As the incorporation of optical brighteners is an intrinsic quality that affects the visual appearance of a photograph, some consideration should be given to what, if any, aesthetic attributes are being sacrificed during the display of prints with the brighteners “switched off” (under conditions of low or no ultraviolet radiation). However, before embarking on widespread display of photographs with brighteners “switched on,” more research will be needed to determine the peak excitation wavelengths and minimal intensities for the activation of optical brightening agents. Given the poor stability generally associated with optical brightening agents, it is unclear whether conservators, curators, and collectors will gradually place relatively higher values on prints that have intact brighteners and thus can conceivably be “displayed as intended” by the photographer. If so, additional work will be needed to determine the dark storage aging properties of brighteners and whether specialized storage environments, such as cold storage, are effective in preserving brighteners. Considering the widespread use of brighteners documented in this study, it is a difficult but realistic conclusion that a large proportion of gelatin silver prints are most likely not as stable as widely believed, at least from the standpoint of visual attributes governed by optical brightening agents.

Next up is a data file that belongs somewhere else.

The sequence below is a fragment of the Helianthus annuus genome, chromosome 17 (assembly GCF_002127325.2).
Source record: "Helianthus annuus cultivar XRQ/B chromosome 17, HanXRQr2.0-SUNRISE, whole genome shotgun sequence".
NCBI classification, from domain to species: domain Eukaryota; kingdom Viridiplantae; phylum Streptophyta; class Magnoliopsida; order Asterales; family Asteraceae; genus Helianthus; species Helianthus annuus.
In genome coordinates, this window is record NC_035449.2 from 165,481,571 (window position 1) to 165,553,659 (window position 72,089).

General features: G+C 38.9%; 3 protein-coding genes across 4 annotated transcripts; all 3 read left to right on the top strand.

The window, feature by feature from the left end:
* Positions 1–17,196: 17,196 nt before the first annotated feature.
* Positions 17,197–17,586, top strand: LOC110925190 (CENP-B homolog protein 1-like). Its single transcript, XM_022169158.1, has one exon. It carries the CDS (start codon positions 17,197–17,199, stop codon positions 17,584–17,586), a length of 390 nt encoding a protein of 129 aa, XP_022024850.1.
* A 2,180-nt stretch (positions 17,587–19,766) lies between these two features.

The authors wish to thank Martin Hadwen, Motor Racing Archive and Research, Watton, Thetford, Norfolk, England; Mark Patrick, director of the National Automotive History Collection, Detroit Public Library; Karl Ludvigsen, Ludvigsen Library, Hawkedon, Bury St. Edmunds, Suffolk, England; Karen Middleton, assistant professor of fashion design, Fashion Institute of Technology, New York; and Dr. Janos Wimpffen, Motorsport Research Group, Redmond, Washington, for their expertise in dating samples based on image content (particularly cars and fashion design). Mark Messier, assistant professor of physics, Indiana University, Bloomington, provided tremendously useful advice for the presentation and analysis of the data presented in this paper.